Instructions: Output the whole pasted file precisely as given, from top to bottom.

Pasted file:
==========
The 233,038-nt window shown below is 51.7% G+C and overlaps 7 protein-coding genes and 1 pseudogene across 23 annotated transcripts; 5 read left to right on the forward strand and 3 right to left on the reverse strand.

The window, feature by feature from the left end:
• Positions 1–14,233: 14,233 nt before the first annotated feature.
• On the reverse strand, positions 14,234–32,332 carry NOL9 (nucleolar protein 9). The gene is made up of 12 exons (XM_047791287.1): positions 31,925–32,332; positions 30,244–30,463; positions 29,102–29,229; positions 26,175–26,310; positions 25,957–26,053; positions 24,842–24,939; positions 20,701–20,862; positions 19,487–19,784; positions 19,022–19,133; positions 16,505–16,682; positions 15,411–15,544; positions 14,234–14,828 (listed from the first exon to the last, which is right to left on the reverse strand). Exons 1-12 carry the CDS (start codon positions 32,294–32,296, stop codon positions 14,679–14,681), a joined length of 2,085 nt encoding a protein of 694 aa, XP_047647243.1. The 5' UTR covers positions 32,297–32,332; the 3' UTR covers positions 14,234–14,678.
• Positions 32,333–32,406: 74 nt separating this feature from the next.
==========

The 233,038-nt window shown below is 51.7% G+C and overlaps 7 protein-coding genes and 1 pseudogene across 23 annotated transcripts; 5 read left to right on the forward strand and 3 right to left on the reverse strand.

The window, feature by feature from the left end:
• Positions 1–14,233: 14,233 nt before the first annotated feature.
• On the reverse strand, positions 14,234–32,332 carry NOL9 (nucleolar protein 9). The gene is made up of 12 exons (XM_047791287.1): positions 31,925–32,332; positions 30,244–30,463; positions 29,102–29,229; positions 26,175–26,310; positions 25,957–26,053; positions 24,842–24,939; positions 20,701–20,862; positions 19,487–19,784; positions 19,022–19,133; positions 16,505–16,682; positions 15,411–15,544; positions 14,234–14,828 (listed from the first exon to the last, which is right to left on the reverse strand). Exons 1-12 carry the CDS (start codon positions 32,294–32,296, stop codon positions 14,679–14,681), a joined length of 2,085 nt encoding a protein of 694 aa, XP_047647243.1. The 5' UTR covers positions 32,297–32,332; the 3' UTR covers positions 14,234–14,678.
• Positions 32,333–32,406: 74 nt separating this feature from the next.